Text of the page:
I've been involved with the 3D-browser market since before VRML. Does anyone remember the Superscape VRT, Visualizer plugin, and the Virtual World Wide Web? The VWWW was a linked 3D world, spanning multiple websites - you could walk from one site to another in a virtual world, back in 1996 or thereabouts.
There's a problem with the economics of 3D content, but in my view it is beginning to shift.
On the one hand, creating 3D content is hard. There's a lot more effort in creating a model of a toaster for an online catalog, as opposed to taking a photo (even a nicely lit, airbrushed, professionally produced one). Time means money.
On the other hand, there is your market. VWWW required a rather hefty download - about an hour on a 28.8kbps modem - and a separate installation process. This limited the number of people who could see the content.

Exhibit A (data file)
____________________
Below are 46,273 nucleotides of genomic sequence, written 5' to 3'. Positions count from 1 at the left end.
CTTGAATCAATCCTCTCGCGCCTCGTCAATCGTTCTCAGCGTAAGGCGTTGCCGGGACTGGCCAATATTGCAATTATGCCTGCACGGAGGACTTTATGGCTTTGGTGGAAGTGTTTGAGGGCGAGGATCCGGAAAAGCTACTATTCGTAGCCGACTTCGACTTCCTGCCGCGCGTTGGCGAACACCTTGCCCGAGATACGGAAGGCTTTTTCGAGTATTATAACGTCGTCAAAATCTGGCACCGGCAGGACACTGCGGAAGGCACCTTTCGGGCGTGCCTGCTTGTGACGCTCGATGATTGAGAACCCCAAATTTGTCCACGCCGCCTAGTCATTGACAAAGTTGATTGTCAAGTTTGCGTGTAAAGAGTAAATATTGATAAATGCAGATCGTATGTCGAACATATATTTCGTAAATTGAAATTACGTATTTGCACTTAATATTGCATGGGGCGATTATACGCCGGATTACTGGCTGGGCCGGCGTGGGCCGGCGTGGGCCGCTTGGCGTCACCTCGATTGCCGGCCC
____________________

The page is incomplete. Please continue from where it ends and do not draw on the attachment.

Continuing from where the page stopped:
The tools for creating 3D content are also getting more available, and more automatic, and more pre-built models are available than in the VRML days.
WebGL has the possibility to crack the audience side of the equation. Three of the big four browser manufacturers are behind it. It just needs a very successful browser game to force the hand of the fourth. What if the next Minecraft was a browser game?
3D will never replace 2D. But it will become a useful tool alongside it, just as video and Flash do today. WebGL will be an important part of that process.